Coal industry digs for solutions

By Li Jiabao and Sun Ruisheng (China Daily)
Updated: 2014-03-12 07:22

Coal industry digs for solutions

A coal transportation station in Taiyuan,Shanxi province. The coal industry in Shanxi faces an uphill battle to get financing amid price cuts and the near default of a related investment product. Yan Yan / Xinhua

The coal industry in North China's Shanxi province faces mounting pressure to get financing amid slumping coal prices and increasing debts, as experts call for greater freedom for non-governmental financial institutions.

"The performance of China's manufacturing sector has not been very good in recent years," Li Xiaobo, chairman of Taiyuan Iron and Steel Corp, said during a panel discussion at the 12th National People's Congress. "While big companies can manage to get capital, financing difficulties for small-and medium-enterprises are huge.

"Banks should make professional judgments on an enterprise's prospects when determining whether to provide it with loans," he continued.

"At present, the mutual guarantee programs in one form or another have added to the burdens of SMEs, and it is possible that the default risk of an individual enterprise can lead to systemic risks," Li said.

A 3 billion yuan ($490 million) investment product known as Credit Equals Gold No 1 avoided a default on Jan 31 when it was due to mature.

The product had been issued three years ago by China Credit Trust, a leading Chinese company. The money was raised for a coal-mining enterprise Shanxi Zhenfu Energy Group, with advertised annual returns of about 10 percent. The fund was sold to wealthy investors by Industrial and Commercial Bank of China Ltd, China's biggest bank.

The near-default caused ripples of fear throughout the financial sector. But an anonymous third party stepped forward and bailed out the product.

Earlier this month, Shenzhen-listed Shanghai Chaori Solar Energy Science & Technology Co announced it had failed to fully service an 89.8 million yuan interest payment, widely described as China's first ever corporate bond default.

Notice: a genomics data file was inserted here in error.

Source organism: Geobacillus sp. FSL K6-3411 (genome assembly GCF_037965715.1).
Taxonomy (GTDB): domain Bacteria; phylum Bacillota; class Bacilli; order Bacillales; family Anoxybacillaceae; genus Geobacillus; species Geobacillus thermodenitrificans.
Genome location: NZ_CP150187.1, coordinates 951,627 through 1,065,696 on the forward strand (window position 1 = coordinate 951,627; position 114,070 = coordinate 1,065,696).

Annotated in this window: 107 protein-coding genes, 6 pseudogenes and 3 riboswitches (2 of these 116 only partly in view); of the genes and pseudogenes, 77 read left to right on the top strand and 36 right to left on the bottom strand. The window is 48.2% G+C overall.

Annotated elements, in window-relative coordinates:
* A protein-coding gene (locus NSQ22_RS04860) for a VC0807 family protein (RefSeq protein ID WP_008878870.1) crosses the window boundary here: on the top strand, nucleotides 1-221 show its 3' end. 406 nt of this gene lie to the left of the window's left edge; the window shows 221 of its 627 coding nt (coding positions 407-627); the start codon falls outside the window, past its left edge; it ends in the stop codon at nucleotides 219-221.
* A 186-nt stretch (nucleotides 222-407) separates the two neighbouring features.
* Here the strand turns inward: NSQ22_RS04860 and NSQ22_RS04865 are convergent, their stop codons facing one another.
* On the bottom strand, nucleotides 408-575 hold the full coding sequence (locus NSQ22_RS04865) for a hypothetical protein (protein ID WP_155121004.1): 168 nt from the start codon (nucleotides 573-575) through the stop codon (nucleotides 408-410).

In addition to difficulty getting access to funds, SMEs also are being confronted by high rates, according to Li.

"The interest rates at home are much higher compared with the costs of financing in overseas markets. As for loans to the SMEs, the benchmark interest rate floats up a lot, causing these businesses to turn to private funds," Li said.

"It's more important to boost the real economy with better financial services than to keep giving the banks huge profits. This is a serious problem in China."

Shang Fulin, president of the China Banking Regulatory Commission, said the SMEs' financing problems stem from the "information asymmetry" between the banks and the enterprises as the guarantee for loans pushed up financing costs.

Linghu An, a member of the Standing Committee of the National People's Congress, attributed the financing difficulties to slow reforms of private capital.

"I think the slow reforms could lead to financial turbulence," he said. "We need to give more opportunities for private capital and expand the trial program for private banks..

Chinese Premier Li Keqiang said on March 5 when delivering the Government Work Report that China will steadily promote the establishment of small-and medium-sized banks and other financial institutions by private capital.

Liu Jianzhong, chairman of the Shanxi Coal Transportation and Sales Group Co Ltd, called for the provincial government to give approval for enterprises' capitalization of resources and to set up an exchange platform for capital flow to ease financing pressure.